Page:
Supreme Court verdict of 2012 supports Dalit status of deceased scholar

Debate triggered by claims that his father is a BC and mother belongs to a Scheduled Caste.

January 21, 2016 04:19 am | Updated December 04, 2021 11:00 pm IST - NEW DELHI

Even as claims surface about the Dalit status of Rohith Vemula, the Supreme Court has already laid down the law that a child from an inter-caste marriage who suffered the “deprivations, indignities, humilities and handicaps” of his Scheduled Caste or tribal mother’s community all his life should be recognised as belonging to that depressed caste.

Probe agencies have reportedly expressed doubts about the Dalit status of the 26-year-old research scholar at the University of Hyderabad who ended his life under tragic circumstances after he was suspended and his research stipend allegedly withheld following an altercation with ABVP followers. The debate about his caste was triggered by claims that Vemula’s estranged father belongs to a backward community in Andhra Pradesh though his mother is a Scheduled Caste.

The judgment delivered by a Bench of Justices Aftab Alam and Ranjana Prakash Desai in January 2012 in the Rameshbhai Dabhai Naika versus State of Gujarat case held that there was no such “inflexible rule of general application” that in every case of inter-caste marriage in which the mother belonged to an SC/ST community, the child should take his father’s caste.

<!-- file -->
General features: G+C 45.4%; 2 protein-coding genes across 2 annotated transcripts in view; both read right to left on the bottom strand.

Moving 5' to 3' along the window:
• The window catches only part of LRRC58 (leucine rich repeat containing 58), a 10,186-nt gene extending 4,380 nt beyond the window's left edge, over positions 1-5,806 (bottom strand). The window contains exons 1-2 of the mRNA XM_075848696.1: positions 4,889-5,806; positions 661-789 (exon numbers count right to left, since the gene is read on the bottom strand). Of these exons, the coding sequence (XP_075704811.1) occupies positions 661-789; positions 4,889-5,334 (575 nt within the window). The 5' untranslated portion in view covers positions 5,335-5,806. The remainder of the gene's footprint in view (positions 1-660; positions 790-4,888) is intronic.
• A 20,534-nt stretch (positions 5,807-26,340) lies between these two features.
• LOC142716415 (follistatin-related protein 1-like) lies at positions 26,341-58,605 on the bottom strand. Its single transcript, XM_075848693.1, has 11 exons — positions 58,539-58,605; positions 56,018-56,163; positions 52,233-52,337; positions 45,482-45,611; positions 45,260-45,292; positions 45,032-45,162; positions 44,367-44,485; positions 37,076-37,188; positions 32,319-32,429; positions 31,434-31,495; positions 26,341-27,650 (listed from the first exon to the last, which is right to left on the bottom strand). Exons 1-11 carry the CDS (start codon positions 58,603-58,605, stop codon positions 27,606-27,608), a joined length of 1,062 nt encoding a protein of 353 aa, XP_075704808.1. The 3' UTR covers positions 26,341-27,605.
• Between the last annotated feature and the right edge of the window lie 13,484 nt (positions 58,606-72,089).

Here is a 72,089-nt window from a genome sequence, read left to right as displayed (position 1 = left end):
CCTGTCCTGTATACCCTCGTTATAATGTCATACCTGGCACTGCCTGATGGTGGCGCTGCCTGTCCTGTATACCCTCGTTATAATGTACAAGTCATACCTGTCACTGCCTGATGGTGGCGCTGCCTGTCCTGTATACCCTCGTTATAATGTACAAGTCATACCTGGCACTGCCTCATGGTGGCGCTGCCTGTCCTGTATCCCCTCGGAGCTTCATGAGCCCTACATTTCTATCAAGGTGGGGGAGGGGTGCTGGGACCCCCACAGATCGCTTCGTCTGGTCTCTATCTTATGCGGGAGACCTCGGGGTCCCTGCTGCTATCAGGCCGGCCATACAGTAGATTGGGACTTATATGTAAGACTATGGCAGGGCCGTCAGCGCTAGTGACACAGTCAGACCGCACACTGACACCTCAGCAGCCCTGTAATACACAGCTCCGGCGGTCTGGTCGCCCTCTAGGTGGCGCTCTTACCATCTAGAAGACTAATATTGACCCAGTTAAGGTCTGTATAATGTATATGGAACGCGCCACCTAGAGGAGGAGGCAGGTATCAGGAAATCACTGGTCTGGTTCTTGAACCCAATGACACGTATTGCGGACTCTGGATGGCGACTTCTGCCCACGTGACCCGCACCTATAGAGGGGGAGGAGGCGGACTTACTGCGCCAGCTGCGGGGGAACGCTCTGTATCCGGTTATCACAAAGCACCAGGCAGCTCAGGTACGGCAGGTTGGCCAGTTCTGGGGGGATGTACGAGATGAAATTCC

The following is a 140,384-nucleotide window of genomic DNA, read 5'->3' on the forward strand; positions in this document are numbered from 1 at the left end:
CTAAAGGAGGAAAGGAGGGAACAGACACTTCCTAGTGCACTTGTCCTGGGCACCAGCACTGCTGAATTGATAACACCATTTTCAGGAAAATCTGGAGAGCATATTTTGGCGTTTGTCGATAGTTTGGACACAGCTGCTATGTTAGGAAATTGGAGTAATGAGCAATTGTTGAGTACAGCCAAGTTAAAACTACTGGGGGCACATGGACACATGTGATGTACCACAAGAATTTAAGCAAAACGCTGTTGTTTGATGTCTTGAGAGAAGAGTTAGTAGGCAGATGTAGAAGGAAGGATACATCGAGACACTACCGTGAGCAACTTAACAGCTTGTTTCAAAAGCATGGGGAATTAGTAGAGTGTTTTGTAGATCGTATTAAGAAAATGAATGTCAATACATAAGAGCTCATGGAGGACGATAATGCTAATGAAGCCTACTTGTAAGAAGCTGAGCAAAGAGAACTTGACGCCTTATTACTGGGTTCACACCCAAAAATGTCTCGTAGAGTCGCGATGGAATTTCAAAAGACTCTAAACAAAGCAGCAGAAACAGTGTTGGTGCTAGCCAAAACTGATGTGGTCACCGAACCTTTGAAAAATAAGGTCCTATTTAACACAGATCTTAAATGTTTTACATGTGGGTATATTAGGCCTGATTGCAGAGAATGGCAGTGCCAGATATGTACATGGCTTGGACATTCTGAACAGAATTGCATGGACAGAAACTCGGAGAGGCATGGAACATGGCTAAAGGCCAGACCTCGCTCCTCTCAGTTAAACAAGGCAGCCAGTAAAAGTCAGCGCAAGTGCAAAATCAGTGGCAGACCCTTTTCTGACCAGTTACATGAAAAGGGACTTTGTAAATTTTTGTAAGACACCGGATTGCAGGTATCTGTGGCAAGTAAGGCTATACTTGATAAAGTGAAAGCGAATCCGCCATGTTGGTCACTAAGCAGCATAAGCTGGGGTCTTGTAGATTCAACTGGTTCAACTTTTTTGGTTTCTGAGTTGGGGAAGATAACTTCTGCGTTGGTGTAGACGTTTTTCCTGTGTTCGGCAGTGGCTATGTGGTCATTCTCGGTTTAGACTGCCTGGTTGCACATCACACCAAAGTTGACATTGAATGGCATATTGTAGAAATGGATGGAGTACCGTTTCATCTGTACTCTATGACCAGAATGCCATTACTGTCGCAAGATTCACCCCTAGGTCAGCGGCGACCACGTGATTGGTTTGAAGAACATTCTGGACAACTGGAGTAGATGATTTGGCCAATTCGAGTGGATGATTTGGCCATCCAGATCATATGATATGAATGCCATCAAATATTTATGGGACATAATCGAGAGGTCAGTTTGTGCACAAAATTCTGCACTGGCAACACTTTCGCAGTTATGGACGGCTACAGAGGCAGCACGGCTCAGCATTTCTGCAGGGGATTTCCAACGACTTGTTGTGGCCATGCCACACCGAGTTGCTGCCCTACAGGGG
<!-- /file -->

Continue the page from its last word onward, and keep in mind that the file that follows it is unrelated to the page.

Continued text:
Though the court agreed that there may be a strong presumption that the child would take his father’s relatively dominant community identity, the apex court observed that such presumptions cannot be “conclusive and irrefutable” and would depend on the facts of each case.

“It is open to the child of such marriage to lead evidence to show that he/she was brought up by the mother who belonged to the Scheduled Caste/Scheduled Tribe. By virtue of being the son of a forward caste father he did not have any advantageous start in life but on the contrary suffered the deprivations, indignities, humilities and handicaps like any other member of the community to which his/her mother belonged. Additionally, that he was always treated as a member of the community to which her mother belonged not only by that community but by people outside the community as well,” the judgment held.

The court further noted that a presumption in favour of every child taking his father’s dominant caste was almost impractical. On this point, the court illustrated the case of a pregnant tribal or Scheduled Caste woman, abandoned by her forward caste husband, who would go back to her people and community.

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